According to new research by CB Richard Ellis, governments across Europe are examining their property portfolios and disposing of surplus property assets to prop up their ailing coffers. Martin Guest, managing director of CBRE in Birmingham, looks at whether there are opportunities for the local authority in Birminghamto follow suit.
The UK Government recently announced that it is to put £20 billion of commercial property assets on the market.
With concerns being expressed about the depth of investor appetite for government bonds, selling off real estate is one way of raising much needed capital.
In the current market investor demand for vacant property is limited. However, the purchase and leaseback of good quality occupied stock is attractive and, let’s face it, there’s no covenant like a public sector covenant.
Of the UK Government’s £370 billion real estate portfolio, two thirds is thought to be owned by central government, with the remainder in local authority hands.
According to Birmingham City Council’s web site, the authority owns more than £1,500 million of ‘non-housing’ property – a major portfolio including more than half of the city centre.
Over the years, schemes have been mooted for leveraging these assets. Birmingham’s last phase of major, public sector led city centre regeneration was in the 1990s, and included Brindleyplace and ICC. This was largely paid for by the European Union, a route no longer open to the city. Initial work on the city centre masterplan by Professor Michael Parkinson suggested borrowing against the council’s property bank in order to pay for city regeneration schemes. However, restrictions on local authority borrowing, means Birmingham would need dispensation from the Government to proceed. Although it has failed to secure this, the current financial climate and the urgent need to use public funds to kick-start the economy may force the state to rethink.
In the meantime, however, Birmingham is examining how it can better use its property assets.
Part of this is an examination of how the city council can occupy space more cost effectively. The key tenet of the council’s “Working for the Future Business Transformation Initiative” is to re-house its staff in modern, sustainable and efficient office space by 2014. A refurbishment programme is proposed and some buildings, both freeholds and leaseholds, will be vacated to provide future development opportunities and, indeed, cash.
At present, the council has 9,000 administrative staff working from 55 buildings totalling some 1.2 million sq ft. The programme is aimed at saving £100 million over 25 years, by optimising space usage and lowering the council’s carbon footprint.
It has been reported that the council wishes to reduce the number of buildings occupied to just ten, although to date it has remained understandably tight lipped about which buildings are surplus to requirements.
At present, two major refurbishments are underway – Lifford House and Number 1, Lancaster Circus. One new build, Sutton New Road, comprising 35,000 sq ft and housing 400 staff opened last year, and a proposal to build a 180,000 sq ft premises at Woodcock Street in Aston is under consideration.
The future of Louisa Ryland House, on Newhall Street, is also on the agenda. Although the council has said it will not sell any city centre freeholds it may consider entering joint ventures for potential development sites.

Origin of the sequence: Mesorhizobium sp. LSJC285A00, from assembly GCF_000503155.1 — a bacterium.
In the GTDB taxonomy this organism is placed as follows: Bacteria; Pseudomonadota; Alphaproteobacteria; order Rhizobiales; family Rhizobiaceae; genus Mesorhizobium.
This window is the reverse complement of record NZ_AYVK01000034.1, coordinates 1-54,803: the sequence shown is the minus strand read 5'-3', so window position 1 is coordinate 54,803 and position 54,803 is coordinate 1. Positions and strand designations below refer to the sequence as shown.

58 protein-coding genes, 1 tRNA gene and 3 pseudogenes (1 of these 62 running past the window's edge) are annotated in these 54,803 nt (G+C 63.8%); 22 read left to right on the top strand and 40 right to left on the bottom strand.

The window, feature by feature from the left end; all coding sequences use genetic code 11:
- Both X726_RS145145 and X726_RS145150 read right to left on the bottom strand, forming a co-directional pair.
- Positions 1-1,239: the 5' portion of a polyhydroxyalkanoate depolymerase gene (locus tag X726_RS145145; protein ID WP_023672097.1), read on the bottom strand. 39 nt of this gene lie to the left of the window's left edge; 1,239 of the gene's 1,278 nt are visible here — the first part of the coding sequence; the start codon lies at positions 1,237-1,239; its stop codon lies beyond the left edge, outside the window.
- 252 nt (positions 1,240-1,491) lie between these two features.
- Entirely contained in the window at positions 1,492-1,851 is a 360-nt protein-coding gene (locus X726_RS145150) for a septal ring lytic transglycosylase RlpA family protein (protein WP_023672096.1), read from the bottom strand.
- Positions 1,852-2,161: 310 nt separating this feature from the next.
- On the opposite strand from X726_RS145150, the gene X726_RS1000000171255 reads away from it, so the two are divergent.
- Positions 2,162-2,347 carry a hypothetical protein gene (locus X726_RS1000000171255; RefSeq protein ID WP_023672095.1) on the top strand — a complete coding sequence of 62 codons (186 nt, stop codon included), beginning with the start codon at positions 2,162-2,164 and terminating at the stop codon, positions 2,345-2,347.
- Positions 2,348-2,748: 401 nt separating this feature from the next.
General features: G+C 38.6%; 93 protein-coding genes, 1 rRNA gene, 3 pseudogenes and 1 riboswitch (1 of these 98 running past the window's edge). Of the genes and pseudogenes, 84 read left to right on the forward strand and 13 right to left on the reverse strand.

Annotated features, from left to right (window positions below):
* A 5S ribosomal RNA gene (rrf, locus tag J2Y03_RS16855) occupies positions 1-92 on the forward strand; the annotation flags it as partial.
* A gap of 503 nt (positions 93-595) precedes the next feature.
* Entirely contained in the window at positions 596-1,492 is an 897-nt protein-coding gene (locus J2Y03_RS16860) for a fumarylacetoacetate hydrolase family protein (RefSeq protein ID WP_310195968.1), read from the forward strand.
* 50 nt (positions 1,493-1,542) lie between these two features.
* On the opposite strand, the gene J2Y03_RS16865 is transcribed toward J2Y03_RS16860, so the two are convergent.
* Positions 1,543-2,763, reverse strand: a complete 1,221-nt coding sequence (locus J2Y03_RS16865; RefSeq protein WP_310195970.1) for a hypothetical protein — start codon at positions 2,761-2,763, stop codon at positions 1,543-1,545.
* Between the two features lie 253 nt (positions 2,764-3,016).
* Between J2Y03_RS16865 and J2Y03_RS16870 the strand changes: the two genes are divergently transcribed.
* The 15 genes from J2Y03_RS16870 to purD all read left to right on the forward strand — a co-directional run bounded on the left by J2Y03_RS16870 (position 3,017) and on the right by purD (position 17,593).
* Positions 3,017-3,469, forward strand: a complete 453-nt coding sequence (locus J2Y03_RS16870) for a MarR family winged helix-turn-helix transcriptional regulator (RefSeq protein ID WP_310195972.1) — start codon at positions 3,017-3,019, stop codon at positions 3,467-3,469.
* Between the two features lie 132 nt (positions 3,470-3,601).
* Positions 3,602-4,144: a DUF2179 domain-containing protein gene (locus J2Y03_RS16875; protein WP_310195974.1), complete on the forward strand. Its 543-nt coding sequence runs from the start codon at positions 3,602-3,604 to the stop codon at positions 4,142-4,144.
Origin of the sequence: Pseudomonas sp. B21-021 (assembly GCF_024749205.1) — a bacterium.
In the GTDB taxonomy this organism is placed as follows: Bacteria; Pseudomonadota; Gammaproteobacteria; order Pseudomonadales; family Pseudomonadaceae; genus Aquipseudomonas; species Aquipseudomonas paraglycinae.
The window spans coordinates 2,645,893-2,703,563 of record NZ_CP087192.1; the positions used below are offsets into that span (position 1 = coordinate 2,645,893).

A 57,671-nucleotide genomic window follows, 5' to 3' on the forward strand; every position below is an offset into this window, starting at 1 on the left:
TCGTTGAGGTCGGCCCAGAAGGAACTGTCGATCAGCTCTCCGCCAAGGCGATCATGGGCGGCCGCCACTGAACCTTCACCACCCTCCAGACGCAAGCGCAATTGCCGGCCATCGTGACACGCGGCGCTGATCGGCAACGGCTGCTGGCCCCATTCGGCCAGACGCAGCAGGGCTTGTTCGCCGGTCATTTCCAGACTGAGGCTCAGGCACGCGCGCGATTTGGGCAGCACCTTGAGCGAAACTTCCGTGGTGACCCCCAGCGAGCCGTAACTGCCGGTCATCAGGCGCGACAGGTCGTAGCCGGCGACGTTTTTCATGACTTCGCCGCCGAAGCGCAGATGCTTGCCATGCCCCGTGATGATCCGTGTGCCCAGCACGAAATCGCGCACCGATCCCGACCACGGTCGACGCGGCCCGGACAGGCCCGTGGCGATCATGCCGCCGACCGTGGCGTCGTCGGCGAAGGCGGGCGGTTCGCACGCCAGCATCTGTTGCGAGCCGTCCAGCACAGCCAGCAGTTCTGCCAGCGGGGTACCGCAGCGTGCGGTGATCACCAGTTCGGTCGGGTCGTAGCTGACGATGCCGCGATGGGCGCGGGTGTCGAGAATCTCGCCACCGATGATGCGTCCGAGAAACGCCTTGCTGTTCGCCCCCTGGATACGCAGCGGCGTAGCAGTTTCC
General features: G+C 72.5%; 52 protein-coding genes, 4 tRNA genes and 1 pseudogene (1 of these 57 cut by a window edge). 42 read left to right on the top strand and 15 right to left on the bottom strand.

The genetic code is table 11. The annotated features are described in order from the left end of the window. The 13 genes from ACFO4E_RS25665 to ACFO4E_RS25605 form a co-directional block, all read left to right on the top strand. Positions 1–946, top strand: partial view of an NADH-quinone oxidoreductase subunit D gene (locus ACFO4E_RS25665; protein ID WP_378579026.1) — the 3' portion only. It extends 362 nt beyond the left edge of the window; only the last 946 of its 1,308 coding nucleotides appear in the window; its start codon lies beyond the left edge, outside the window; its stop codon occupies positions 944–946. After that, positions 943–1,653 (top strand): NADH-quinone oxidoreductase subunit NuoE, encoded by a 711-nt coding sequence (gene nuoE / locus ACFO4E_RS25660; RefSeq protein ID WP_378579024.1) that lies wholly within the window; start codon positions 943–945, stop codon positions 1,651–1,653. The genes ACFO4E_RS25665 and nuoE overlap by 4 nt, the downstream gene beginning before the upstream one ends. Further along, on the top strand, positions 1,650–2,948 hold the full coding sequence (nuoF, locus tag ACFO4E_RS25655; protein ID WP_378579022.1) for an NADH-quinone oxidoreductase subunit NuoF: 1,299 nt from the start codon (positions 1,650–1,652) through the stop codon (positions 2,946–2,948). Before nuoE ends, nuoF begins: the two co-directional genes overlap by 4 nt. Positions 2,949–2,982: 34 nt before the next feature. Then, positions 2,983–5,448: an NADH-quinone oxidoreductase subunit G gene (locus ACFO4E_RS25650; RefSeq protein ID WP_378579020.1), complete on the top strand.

One constraint on the council is that it must first offer surplus buildings to its public partners, such as the fire service or police. If they remain surplus, they can be sold.
In the three years to March 2008 the council raised £150 million selling surplus land and property. Although the remaining portfolio contains a lot of second hand, peripheral space which may not entice an investor, there are still some jewels. Certainly, the portfolio has plenty of mileage remaining and with a new library and city park to pay for, it may only be a matter of time before some of these assets come to the market.
But is now a good time to sell?
Certainly the council may have missed the boat – through no fault of its own – with sites that were primarily geared for residential development. This market has, quite simply, collapsed, and will take time to recover.
Nor does the council necessarily need to sell all its silverware. Some of the most exciting projects in the development/regeneration pipeline – the wholesale markets site, Baskerville Wharf and Paradise Forum – are to be delivered in partnership with the private sector.
Furthermore, they don’t want to be accused of selling public assets at the bottom of the market. Both state and local authorities will need to make the case for such sales carefully.
On the other hand, at a time of economic hardship, when tax increases would be politically unpopular and economically counterproductive, the public sector could feel that the time is right to introduce these proposals.
With equity investors and debt providers active in the market focusing on the quality of tenants and length of income streams above all other considerations, it is likely that public sector sale and leasebacks will be viewed favourably by the market.
What’s more, there are buyers out there who are well positioned and well leveraged, but struggling to find good opportunities.
Given the potential attractions to buyers and sellers alike, transactions involving public sector buildings could remain a significant feature of the market over the next few years.
* Copies of CBRE’s research paper, ‘Governments Turn To Property Sales’, are available at: www.cbre.eu/research.